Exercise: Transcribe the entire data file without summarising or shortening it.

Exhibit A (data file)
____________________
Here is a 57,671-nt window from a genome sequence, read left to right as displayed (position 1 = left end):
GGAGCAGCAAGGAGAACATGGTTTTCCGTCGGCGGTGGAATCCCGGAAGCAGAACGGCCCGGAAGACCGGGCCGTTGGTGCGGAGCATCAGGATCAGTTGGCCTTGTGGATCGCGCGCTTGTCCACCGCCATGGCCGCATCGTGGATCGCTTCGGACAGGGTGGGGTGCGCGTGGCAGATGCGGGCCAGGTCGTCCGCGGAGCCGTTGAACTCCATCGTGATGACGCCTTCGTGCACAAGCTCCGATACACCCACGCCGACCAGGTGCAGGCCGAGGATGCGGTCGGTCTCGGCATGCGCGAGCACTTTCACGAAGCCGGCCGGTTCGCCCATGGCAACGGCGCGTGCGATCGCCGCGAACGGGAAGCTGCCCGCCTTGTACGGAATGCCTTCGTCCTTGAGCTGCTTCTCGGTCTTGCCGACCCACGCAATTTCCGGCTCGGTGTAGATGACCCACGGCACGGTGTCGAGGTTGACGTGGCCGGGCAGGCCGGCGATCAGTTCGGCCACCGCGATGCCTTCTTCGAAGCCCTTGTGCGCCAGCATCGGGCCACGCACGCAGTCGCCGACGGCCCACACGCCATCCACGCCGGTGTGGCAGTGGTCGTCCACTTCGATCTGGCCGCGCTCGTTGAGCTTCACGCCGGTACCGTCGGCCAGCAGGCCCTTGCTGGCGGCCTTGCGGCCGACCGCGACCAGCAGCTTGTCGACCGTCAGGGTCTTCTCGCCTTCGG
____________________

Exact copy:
Here is a 57,671-nt window from a genome sequence, read left to right as displayed (position 1 = left end):
GGAGCAGCAAGGAGAACATGGTTTTCCGTCGGCGGTGGAATCCCGGAAGCAGAACGGCCCGGAAGACCGGGCCGTTGGTGCGGAGCATCAGGATCAGTTGGCCTTGTGGATCGCGCGCTTGTCCACCGCCATGGCCGCATCGTGGATCGCTTCGGACAGGGTGGGGTGCGCGTGGCAGATGCGGGCCAGGTCGTCCGCGGAGCCGTTGAACTCCATCGTGATGACGCCTTCGTGCACAAGCTCCGATACACCCACGCCGACCAGGTGCAGGCCGAGGATGCGGTCGGTCTCGGCATGCGCGAGCACTTTCACGAAGCCGGCCGGTTCGCCCATGGCAACGGCGCGTGCGATCGCCGCGAACGGGAAGCTGCCCGCCTTGTACGGAATGCCTTCGTCCTTGAGCTGCTTCTCGGTCTTGCCGACCCACGCAATTTCCGGCTCGGTGTAGATGACCCACGGCACGGTGTCGAGGTTGACGTGGCCGGGCAGGCCGGCGATCAGTTCGGCCACCGCGATGCCTTCTTCGAAGCCCTTGTGCGCCAGCATCGGGCCACGCACGCAGTCGCCGACGGCCCACACGCCATCCACGCCGGTGTGGCAGTGGTCGTCCACTTCGATCTGGCCGCGCTCGTTGAGCTTCACGCCGGTACCGTCGGCCAGCAGGCCCTTGCTGGCGGCCTTGCGGCCGACCGCGACCAGCAGCTTGTCGACCGTCAGGGTCTTCTCGCCTTCGG